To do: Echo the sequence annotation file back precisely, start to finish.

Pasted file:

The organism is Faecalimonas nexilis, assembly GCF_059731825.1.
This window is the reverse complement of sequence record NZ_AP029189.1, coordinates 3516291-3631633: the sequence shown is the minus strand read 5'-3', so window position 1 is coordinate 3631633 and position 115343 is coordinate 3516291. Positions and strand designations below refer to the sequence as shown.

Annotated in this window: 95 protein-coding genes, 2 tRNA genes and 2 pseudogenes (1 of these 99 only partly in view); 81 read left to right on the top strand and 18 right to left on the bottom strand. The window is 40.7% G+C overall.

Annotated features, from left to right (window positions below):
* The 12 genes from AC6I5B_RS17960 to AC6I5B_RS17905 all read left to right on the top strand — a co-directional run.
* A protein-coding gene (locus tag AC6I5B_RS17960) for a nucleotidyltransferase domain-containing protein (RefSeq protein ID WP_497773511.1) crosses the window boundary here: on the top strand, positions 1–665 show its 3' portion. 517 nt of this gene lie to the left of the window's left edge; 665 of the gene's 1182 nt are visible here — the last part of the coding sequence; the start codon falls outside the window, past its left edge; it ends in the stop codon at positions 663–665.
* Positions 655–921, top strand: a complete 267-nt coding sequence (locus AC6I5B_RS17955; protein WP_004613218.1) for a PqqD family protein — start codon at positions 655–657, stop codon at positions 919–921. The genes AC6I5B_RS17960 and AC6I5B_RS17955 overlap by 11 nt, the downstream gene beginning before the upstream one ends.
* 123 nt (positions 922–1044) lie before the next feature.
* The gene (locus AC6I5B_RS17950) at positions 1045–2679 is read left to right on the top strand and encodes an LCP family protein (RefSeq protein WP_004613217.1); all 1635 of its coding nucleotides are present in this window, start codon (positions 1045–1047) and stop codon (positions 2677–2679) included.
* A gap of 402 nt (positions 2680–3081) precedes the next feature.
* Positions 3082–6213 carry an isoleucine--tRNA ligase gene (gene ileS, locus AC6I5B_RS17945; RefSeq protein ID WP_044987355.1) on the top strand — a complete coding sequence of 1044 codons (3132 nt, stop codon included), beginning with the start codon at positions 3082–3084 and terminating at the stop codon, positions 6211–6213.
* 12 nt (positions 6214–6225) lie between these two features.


The organism is Faecalimonas nexilis, assembly GCF_059731825.1.
This window is the reverse complement of sequence record NZ_AP029189.1, coordinates 3516291-3631633: the sequence shown is the minus strand read 5'-3', so window position 1 is coordinate 3631633 and position 115343 is coordinate 3516291. Positions and strand designations below refer to the sequence as shown.

Annotated in this window: 95 protein-coding genes, 2 tRNA genes and 2 pseudogenes (1 of these 99 only partly in view); 81 read left to right on the top strand and 18 right to left on the bottom strand. The window is 40.7% G+C overall.

Annotated features, from left to right (window positions below):
* The 12 genes from AC6I5B_RS17960 to AC6I5B_RS17905 all read left to right on the top strand — a co-directional run.
* A protein-coding gene (locus tag AC6I5B_RS17960) for a nucleotidyltransferase domain-containing protein (RefSeq protein ID WP_497773511.1) crosses the window boundary here: on the top strand, positions 1–665 show its 3' portion. 517 nt of this gene lie to the left of the window's left edge; 665 of the gene's 1182 nt are visible here — the last part of the coding sequence; the start codon falls outside the window, past its left edge; it ends in the stop codon at positions 663–665.
* Positions 655–921, top strand: a complete 267-nt coding sequence (locus AC6I5B_RS17955; protein WP_004613218.1) for a PqqD family protein — start codon at positions 655–657, stop codon at positions 919–921. The genes AC6I5B_RS17960 and AC6I5B_RS17955 overlap by 11 nt, the downstream gene beginning before the upstream one ends.
* 123 nt (positions 922–1044) lie before the next feature.
* The gene (locus AC6I5B_RS17950) at positions 1045–2679 is read left to right on the top strand and encodes an LCP family protein (RefSeq protein WP_004613217.1); all 1635 of its coding nucleotides are present in this window, start codon (positions 1045–1047) and stop codon (positions 2677–2679) included.
* A gap of 402 nt (positions 2680–3081) precedes the next feature.
* Positions 3082–6213 carry an isoleucine--tRNA ligase gene (gene ileS, locus AC6I5B_RS17945; RefSeq protein ID WP_044987355.1) on the top strand — a complete coding sequence of 1044 codons (3132 nt, stop codon included), beginning with the start codon at positions 3082–3084 and terminating at the stop codon, positions 6211–6213.
* 12 nt (positions 6214–6225) lie between these two features.